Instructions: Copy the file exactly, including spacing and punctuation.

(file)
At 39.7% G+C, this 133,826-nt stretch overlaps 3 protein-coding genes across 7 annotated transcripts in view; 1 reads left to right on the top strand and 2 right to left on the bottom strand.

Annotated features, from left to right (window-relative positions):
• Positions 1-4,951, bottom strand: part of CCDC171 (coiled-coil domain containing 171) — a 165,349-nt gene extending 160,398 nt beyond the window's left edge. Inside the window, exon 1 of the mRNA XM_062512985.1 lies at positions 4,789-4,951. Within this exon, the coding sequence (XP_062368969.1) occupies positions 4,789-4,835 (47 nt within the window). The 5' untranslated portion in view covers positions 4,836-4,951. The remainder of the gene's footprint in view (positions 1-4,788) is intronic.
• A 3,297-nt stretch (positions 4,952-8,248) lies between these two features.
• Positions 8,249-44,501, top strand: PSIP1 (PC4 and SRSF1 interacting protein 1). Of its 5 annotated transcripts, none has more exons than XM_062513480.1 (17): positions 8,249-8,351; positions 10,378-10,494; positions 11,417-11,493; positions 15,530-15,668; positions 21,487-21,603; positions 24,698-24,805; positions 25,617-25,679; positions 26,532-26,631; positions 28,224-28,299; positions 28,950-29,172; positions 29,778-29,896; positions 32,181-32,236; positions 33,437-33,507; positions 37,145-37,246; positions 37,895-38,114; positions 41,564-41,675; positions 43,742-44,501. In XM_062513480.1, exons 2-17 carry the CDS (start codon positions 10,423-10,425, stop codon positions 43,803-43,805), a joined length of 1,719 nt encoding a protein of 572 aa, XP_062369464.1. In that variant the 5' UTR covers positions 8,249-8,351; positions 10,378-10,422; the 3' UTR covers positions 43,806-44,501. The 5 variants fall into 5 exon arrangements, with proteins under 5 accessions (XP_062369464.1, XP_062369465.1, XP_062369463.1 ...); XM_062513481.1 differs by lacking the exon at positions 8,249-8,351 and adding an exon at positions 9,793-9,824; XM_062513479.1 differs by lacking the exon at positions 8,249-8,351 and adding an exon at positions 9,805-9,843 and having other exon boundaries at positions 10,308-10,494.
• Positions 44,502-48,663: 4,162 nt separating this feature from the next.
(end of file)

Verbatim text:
At 39.7% G+C, this 133,826-nt stretch overlaps 3 protein-coding genes across 7 annotated transcripts in view; 1 reads left to right on the top strand and 2 right to left on the bottom strand.

Annotated features, from left to right (window-relative positions):
• Positions 1-4,951, bottom strand: part of CCDC171 (coiled-coil domain containing 171) — a 165,349-nt gene extending 160,398 nt beyond the window's left edge. Inside the window, exon 1 of the mRNA XM_062512985.1 lies at positions 4,789-4,951. Within this exon, the coding sequence (XP_062368969.1) occupies positions 4,789-4,835 (47 nt within the window). The 5' untranslated portion in view covers positions 4,836-4,951. The remainder of the gene's footprint in view (positions 1-4,788) is intronic.
• A 3,297-nt stretch (positions 4,952-8,248) lies between these two features.
• Positions 8,249-44,501, top strand: PSIP1 (PC4 and SRSF1 interacting protein 1). Of its 5 annotated transcripts, none has more exons than XM_062513480.1 (17): positions 8,249-8,351; positions 10,378-10,494; positions 11,417-11,493; positions 15,530-15,668; positions 21,487-21,603; positions 24,698-24,805; positions 25,617-25,679; positions 26,532-26,631; positions 28,224-28,299; positions 28,950-29,172; positions 29,778-29,896; positions 32,181-32,236; positions 33,437-33,507; positions 37,145-37,246; positions 37,895-38,114; positions 41,564-41,675; positions 43,742-44,501. In XM_062513480.1, exons 2-17 carry the CDS (start codon positions 10,423-10,425, stop codon positions 43,803-43,805), a joined length of 1,719 nt encoding a protein of 572 aa, XP_062369464.1. In that variant the 5' UTR covers positions 8,249-8,351; positions 10,378-10,422; the 3' UTR covers positions 43,806-44,501. The 5 variants fall into 5 exon arrangements, with proteins under 5 accessions (XP_062369464.1, XP_062369465.1, XP_062369463.1 ...); XM_062513481.1 differs by lacking the exon at positions 8,249-8,351 and adding an exon at positions 9,793-9,824; XM_062513479.1 differs by lacking the exon at positions 8,249-8,351 and adding an exon at positions 9,805-9,843 and having other exon boundaries at positions 10,308-10,494.
• Positions 44,502-48,663: 4,162 nt separating this feature from the next.